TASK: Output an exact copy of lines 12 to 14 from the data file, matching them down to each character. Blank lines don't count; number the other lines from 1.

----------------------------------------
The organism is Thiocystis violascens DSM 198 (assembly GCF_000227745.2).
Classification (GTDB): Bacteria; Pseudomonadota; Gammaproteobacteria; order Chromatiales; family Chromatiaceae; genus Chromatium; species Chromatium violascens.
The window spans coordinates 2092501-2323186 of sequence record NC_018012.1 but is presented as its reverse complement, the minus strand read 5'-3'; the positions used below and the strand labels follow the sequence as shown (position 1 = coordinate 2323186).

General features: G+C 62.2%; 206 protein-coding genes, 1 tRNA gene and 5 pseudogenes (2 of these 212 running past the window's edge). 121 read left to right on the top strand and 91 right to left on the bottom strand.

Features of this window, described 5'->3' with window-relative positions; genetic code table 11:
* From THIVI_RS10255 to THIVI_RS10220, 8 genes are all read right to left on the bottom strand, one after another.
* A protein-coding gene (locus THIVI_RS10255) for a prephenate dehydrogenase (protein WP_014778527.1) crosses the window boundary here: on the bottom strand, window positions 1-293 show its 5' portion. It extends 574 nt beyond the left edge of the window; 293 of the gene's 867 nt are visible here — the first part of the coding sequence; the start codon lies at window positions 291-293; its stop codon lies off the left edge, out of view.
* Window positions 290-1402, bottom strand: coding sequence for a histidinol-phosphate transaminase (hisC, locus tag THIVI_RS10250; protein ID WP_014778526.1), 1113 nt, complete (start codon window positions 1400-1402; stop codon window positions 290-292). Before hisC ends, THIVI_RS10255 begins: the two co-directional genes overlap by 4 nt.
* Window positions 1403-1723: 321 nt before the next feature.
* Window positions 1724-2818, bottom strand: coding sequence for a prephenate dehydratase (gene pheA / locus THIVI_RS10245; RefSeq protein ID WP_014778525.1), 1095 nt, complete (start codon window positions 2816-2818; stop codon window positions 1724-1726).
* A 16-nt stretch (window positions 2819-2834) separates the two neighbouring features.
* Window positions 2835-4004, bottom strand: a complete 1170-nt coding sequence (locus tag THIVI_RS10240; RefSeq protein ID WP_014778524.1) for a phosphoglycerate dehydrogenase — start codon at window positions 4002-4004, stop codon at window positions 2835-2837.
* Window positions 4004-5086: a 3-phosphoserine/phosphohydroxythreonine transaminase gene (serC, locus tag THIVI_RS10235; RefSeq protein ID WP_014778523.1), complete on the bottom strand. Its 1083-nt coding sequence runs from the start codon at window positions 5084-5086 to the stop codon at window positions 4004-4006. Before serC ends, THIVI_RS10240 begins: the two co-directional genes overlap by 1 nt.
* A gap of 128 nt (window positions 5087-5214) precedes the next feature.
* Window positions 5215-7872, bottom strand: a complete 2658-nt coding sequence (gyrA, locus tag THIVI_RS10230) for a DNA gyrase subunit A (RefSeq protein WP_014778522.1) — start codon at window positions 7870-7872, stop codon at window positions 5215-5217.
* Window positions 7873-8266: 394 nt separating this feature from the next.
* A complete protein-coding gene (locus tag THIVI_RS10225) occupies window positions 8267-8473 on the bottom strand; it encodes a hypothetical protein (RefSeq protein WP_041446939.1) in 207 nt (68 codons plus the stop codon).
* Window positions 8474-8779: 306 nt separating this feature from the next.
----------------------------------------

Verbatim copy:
* Window positions 2835-4004, bottom strand: a complete 1170-nt coding sequence (locus tag THIVI_RS10240; RefSeq protein ID WP_014778524.1) for a phosphoglycerate dehydrogenase — start codon at window positions 4002-4004, stop codon at window positions 2835-2837.
* Window positions 4004-5086: a 3-phosphoserine/phosphohydroxythreonine transaminase gene (serC, locus tag THIVI_RS10235; RefSeq protein ID WP_014778523.1), complete on the bottom strand. Its 1083-nt coding sequence runs from the start codon at window positions 5084-5086 to the stop codon at window positions 4004-4006. Before serC ends, THIVI_RS10240 begins: the two co-directional genes overlap by 1 nt.
* A gap of 128 nt (window positions 5087-5214) precedes the next feature.